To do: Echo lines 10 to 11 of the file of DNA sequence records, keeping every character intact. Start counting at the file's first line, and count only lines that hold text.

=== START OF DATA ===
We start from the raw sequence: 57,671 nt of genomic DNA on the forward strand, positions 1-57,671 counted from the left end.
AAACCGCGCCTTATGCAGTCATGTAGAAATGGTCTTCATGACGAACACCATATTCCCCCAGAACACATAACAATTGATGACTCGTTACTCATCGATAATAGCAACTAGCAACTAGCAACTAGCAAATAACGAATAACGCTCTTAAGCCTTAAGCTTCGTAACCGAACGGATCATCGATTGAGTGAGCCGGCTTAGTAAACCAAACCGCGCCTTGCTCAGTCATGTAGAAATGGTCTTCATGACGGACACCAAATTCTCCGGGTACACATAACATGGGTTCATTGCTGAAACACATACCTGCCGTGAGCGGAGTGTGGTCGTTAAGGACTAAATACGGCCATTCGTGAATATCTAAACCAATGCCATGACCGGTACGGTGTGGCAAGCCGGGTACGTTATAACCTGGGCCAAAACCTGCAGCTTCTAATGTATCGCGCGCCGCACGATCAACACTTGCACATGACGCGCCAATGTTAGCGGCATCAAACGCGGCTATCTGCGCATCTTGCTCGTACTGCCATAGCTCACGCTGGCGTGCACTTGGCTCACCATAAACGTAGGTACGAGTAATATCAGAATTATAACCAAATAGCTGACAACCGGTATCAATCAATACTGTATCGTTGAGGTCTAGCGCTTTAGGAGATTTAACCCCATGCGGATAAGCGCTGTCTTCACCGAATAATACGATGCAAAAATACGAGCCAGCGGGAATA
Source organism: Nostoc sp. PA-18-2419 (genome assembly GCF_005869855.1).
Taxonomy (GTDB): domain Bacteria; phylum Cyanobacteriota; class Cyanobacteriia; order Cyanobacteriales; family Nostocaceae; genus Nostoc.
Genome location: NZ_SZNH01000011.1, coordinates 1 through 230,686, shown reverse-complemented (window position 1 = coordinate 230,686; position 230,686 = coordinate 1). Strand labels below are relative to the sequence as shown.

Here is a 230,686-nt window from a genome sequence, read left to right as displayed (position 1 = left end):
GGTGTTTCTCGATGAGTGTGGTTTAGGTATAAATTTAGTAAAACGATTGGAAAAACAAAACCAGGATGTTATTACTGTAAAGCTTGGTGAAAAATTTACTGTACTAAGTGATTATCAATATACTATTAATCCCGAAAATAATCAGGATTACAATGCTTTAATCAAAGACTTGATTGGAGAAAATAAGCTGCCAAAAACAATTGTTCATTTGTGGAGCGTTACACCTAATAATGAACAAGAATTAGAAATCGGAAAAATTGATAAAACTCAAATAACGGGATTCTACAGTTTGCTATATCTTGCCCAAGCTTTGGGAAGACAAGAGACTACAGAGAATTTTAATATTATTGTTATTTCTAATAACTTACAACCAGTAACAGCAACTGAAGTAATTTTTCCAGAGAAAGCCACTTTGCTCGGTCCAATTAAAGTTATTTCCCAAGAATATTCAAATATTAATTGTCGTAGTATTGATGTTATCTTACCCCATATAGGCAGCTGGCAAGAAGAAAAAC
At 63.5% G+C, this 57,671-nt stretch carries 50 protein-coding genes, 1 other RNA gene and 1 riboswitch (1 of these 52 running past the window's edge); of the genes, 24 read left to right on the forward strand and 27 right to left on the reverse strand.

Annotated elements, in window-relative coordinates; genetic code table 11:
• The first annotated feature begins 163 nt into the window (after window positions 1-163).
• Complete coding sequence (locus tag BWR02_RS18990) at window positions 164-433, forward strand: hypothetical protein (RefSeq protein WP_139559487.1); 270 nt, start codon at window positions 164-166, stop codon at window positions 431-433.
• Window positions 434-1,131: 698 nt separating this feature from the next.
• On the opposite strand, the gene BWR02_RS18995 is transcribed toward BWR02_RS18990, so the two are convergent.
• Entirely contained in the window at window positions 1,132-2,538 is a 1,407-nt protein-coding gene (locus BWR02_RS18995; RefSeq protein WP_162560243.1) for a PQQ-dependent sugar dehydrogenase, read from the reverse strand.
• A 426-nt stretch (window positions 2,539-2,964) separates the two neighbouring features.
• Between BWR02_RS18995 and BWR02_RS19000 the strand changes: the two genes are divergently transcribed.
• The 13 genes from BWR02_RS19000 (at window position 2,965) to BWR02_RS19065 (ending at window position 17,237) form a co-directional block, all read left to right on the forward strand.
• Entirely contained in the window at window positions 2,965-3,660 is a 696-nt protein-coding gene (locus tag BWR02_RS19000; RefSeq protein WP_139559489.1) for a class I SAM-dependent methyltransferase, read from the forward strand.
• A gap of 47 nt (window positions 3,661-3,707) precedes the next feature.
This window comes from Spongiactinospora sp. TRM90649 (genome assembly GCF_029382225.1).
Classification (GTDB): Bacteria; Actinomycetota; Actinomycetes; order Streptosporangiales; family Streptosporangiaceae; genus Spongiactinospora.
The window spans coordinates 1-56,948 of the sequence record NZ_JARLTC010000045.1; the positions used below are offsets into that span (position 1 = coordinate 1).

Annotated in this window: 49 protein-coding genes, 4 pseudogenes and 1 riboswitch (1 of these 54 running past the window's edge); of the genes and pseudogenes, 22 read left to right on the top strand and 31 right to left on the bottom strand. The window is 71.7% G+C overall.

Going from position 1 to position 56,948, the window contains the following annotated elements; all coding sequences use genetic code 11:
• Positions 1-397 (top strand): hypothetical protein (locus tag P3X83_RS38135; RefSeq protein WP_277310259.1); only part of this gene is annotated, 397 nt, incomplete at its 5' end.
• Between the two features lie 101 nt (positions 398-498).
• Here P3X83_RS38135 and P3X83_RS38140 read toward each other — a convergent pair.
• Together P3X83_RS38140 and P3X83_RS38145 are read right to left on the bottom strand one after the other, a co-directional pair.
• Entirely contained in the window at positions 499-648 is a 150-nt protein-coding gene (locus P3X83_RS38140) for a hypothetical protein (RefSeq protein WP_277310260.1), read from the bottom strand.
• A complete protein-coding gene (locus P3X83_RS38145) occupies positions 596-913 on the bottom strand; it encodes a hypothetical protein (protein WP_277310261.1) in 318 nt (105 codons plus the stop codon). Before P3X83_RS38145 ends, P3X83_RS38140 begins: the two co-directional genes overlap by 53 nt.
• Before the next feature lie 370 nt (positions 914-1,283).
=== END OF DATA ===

• The first annotated feature begins 163 nt into the window (after window positions 1-163).
• Complete coding sequence (locus tag BWR02_RS18990) at window positions 164-433, forward strand: hypothetical protein (RefSeq protein WP_139559487.1); 270 nt, start codon at window positions 164-166, stop codon at window positions 431-433.